2. Hit your main point at the very beginning of the paper, sprinkle references to it in the paper’s body, and return to it at the very end. This way, it’s fresh in people’s minds when the question time starts, and people whose attention has drifted will still go away with your main point in their heads.
      3. You can structure an argument like a story, with a beginning (scene-setting), middle (introduce a problem, show how difficult it is to solve) and an end (you solved it, hooray! Look at all the consequences and implications of having solved it…). Use some of the story-teller’s art to lead the audience through your paper.
      4. Make everything explicit, even the things that are mind-numbingly obvious to you. The audience have two things against them when it comes to understanding your paper: 1) they are not as close to the material as you are, and 2) they are trying to grasp your point after hearing it once, rather than after reading it many times (as you have done). Add to this the normal human vicissitudes of digestion, tiredness and daydreaming, and you end up with a situation in which you will have to work quite hard to make your point intelligible and accessible. Don’t assume any moves in your chain of reasoning, and spell things out in a way that may even seem a little obvious and crude to you. Chances are, your audience will appreciate it.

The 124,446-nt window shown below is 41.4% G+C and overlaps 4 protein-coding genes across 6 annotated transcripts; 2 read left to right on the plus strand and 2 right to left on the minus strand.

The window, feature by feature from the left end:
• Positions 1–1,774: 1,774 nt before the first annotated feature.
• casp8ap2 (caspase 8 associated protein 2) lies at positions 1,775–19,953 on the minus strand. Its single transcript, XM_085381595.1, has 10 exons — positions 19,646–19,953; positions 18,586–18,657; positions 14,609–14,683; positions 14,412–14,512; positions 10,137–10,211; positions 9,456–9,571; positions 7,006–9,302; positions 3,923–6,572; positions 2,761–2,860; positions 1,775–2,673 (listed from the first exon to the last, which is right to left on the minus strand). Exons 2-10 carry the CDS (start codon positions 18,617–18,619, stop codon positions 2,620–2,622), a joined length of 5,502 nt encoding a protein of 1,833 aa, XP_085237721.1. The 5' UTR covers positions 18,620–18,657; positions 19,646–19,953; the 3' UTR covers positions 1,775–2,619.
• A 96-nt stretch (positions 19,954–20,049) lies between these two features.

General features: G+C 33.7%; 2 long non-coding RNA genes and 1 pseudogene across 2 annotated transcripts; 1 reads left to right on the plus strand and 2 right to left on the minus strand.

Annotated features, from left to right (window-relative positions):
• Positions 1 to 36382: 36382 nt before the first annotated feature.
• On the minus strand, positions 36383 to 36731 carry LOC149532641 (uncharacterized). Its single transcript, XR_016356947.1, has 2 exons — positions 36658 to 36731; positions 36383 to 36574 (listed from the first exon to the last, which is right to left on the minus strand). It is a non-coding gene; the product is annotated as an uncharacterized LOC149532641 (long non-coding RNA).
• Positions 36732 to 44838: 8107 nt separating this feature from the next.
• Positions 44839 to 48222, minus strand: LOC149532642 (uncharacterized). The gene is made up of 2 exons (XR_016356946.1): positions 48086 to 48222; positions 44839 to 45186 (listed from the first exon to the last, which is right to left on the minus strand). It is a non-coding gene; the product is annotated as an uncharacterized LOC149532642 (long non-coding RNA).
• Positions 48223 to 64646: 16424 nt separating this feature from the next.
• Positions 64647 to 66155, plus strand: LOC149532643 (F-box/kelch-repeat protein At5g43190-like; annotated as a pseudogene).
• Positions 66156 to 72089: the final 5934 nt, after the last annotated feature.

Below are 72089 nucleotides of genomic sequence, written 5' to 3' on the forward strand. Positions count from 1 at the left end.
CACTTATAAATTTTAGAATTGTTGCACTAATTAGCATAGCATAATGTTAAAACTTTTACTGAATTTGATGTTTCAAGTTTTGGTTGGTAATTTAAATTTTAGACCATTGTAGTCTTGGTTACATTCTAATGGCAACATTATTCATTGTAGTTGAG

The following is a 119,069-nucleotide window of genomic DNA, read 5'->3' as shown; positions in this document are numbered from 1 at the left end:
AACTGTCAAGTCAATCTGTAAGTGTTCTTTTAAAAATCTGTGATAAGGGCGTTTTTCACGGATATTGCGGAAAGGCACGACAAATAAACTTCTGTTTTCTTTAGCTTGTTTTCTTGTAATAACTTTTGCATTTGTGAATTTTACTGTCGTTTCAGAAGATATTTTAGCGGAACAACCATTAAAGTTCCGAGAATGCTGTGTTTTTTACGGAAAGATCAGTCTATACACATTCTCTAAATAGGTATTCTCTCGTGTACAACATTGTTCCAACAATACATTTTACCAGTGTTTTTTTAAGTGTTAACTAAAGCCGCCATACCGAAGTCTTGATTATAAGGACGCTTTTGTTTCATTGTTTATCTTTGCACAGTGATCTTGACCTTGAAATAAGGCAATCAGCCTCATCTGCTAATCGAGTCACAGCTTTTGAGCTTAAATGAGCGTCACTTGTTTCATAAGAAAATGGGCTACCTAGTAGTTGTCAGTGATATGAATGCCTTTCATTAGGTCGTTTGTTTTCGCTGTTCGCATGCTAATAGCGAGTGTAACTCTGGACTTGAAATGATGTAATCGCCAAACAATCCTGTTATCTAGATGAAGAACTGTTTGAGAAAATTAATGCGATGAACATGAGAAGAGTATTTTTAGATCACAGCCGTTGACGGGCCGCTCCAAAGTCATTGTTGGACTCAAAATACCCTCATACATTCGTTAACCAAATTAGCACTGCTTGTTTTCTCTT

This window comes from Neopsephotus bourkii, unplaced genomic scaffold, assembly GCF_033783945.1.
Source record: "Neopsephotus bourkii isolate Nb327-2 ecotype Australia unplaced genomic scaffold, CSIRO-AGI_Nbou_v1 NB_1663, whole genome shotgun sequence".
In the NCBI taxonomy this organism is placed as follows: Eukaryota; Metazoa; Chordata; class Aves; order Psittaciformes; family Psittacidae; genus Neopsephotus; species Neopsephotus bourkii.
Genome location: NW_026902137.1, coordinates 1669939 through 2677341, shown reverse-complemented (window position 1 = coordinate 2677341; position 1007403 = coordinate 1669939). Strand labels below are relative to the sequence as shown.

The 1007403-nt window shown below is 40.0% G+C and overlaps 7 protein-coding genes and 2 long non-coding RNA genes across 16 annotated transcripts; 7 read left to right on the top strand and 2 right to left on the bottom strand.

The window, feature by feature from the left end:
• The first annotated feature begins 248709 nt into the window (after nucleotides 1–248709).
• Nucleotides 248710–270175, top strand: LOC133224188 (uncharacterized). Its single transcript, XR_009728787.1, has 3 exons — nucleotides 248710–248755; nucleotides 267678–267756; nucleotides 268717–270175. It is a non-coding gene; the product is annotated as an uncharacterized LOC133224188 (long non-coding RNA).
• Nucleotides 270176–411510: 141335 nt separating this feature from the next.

5. Let your argument breathe.